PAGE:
Despite these important constitutional considerations, the majority concludes that telling the defendant twice that he was charged with rape, the name of the offense to which he was pleading guilty, adequately admonished him concerning the nature of the charge. I cannot accept this conclusion. The admonishment of this defendant did not comply with the requirements of Boykin; it did not obey the mandate of Supreme Court Rule 402(a)(1). People v. Horne, 21 Ill. App.3d 10, 314 N.E.2d 633; People v. Green, 12 Ill. App.3d 418, 299 N.E.2d 535.

I say this with full knowledge that in a number of instances other appellate court judges have said that telling a defendant the name of an offense admonishes him concerning the nature of the charge. These instances are People v. Carter, 107 Ill. App.2d 474, 246 N.E.2d 320; People v. Palmer, 1 Ill. App.3d 492, 274 N.E.2d 910; People v. Wright, 2 Ill. App.3d 304, 275 N.E.2d 735; People v. Tennyson, 9 Ill. App.3d 329, 292 N.E.2d 223, and People v. Bell, 17 Ill. App.3d 1077, 309 N.E.2d 238. It should be noticed, however, that Carter, Palmer and Wright were cases that did not involve application or construction of Supreme Court Rule 402(a) (1). Tennyson and Bell were unlike the case before us. In each, the record disclosed facts, other than the name of the offense, by which the defendant was told the nature of the charge.

More recently, in People v. Reeves, 25 Ill. App.3d 674, 323 N.E.2d 794, it was said by the division of our court which decided Tennyson that "* * * the trial court's reference to the crime of murder by name was sufficient to apprise the defendant of the nature of the crime charged." (25 Ill. App.3d 674, 677.) However, the record in Reeves shows that before the plea of guilty was accepted, the facts underlying the charge were stated in the defendant's presence as part of a stipulation into which the parties had entered. This was not done in the case we are reviewing. Here, the only reference to the nature of the charge was the name of the offense, stated twice, by the trial judge. I think it is unfortunate that the opinion of the majority elevates a dictum from distinguishable cases to a rule of law which, when applied by trial judges, will make a mockery of an important provision in Supreme Court Rule 402 and result in mass noncompliance with the requirements of Boykin.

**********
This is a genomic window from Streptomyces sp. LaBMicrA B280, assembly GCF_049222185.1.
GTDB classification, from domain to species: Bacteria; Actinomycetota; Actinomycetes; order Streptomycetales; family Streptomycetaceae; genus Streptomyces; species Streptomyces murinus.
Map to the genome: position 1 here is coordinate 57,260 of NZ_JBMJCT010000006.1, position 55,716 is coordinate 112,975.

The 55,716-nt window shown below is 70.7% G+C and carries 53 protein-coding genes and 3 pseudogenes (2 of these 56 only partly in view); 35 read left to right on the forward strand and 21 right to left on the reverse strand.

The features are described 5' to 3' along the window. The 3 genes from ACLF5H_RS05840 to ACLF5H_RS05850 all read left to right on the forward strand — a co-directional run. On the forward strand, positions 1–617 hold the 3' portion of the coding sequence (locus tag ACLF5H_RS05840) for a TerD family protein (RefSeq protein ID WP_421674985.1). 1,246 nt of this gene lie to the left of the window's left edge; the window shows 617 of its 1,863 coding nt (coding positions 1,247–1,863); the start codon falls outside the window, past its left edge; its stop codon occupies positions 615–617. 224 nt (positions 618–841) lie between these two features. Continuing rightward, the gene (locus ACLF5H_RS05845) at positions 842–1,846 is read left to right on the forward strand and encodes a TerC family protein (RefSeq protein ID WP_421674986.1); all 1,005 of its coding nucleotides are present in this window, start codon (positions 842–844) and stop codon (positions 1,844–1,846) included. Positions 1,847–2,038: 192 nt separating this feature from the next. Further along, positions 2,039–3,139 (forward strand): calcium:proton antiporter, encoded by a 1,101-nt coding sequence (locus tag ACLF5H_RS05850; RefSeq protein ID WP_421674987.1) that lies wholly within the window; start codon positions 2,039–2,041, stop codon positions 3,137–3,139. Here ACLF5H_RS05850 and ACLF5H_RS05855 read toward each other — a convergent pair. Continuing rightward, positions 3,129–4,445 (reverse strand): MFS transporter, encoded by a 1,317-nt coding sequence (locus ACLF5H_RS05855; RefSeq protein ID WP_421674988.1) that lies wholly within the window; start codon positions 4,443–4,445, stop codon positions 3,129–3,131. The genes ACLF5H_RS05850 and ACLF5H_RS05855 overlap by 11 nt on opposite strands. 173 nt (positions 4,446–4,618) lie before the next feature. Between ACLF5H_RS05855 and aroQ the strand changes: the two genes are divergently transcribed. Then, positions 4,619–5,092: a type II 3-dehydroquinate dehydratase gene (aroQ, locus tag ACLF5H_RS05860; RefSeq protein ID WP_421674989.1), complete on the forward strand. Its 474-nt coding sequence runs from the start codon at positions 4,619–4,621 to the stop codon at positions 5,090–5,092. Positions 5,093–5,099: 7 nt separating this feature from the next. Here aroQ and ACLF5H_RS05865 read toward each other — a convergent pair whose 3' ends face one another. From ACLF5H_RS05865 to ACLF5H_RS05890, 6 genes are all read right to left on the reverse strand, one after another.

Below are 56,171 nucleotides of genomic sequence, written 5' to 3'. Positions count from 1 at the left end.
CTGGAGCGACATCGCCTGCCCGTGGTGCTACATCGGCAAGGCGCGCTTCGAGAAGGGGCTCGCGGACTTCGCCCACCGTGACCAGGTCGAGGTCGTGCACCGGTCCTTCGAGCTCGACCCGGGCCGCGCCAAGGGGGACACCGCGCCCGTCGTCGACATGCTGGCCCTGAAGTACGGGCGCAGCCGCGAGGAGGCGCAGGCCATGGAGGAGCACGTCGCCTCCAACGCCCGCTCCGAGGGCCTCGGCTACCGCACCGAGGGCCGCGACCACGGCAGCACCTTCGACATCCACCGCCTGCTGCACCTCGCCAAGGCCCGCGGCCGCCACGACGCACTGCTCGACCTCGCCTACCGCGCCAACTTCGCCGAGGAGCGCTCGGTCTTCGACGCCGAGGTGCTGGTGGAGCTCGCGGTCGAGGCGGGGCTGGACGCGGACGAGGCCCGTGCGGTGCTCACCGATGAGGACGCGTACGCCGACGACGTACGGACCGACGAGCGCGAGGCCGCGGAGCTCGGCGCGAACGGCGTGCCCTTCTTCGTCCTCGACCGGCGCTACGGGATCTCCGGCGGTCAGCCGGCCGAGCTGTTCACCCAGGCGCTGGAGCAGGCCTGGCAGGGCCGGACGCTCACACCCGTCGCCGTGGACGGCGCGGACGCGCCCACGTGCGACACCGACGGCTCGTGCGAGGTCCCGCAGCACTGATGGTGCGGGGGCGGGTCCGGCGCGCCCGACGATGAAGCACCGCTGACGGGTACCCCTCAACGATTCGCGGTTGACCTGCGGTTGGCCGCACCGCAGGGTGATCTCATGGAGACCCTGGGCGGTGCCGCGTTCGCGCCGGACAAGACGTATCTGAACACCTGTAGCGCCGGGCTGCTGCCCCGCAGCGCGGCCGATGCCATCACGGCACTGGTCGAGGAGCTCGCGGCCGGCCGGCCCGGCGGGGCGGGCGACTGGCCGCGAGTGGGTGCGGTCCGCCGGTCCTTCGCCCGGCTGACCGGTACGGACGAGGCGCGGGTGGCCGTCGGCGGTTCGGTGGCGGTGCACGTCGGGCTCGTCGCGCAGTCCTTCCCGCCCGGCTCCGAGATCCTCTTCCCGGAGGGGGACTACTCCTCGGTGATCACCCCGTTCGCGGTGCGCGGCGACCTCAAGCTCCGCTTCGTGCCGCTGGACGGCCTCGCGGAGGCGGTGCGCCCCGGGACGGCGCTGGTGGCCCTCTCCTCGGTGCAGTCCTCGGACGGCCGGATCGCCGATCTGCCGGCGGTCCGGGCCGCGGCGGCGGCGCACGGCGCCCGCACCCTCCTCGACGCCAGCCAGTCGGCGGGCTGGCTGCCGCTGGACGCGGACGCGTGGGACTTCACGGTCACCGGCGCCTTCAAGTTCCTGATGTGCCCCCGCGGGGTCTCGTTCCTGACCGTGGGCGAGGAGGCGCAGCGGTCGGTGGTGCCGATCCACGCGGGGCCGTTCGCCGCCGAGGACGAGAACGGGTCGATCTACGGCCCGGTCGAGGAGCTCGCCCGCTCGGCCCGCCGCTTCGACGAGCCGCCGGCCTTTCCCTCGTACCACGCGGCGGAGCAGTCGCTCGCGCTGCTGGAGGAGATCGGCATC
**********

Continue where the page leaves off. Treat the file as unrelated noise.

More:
A defendant, in my view, is not adequately admonished concerning the nature of the charge to which he pleads guilty when he is only told the name of the offense the State claims he committed. As one who has spent a professional lifetime studying criminal law, practicing it, teaching it to intelligent students, and applying it to cases, I know that telling a defendant only the name of an offense does not tell him the nature of the charge against him. Therefore, it is my judgment that the trial judge erred in accepting defendant's plea of guilty. That error, because of the constitutional rights involved, was prejudicial, not harmless. For these reasons, I respectfully dissent from that part of the majority's opinion which holds that acceptance of defendant's plea of guilty was not error, but if error, was harmless.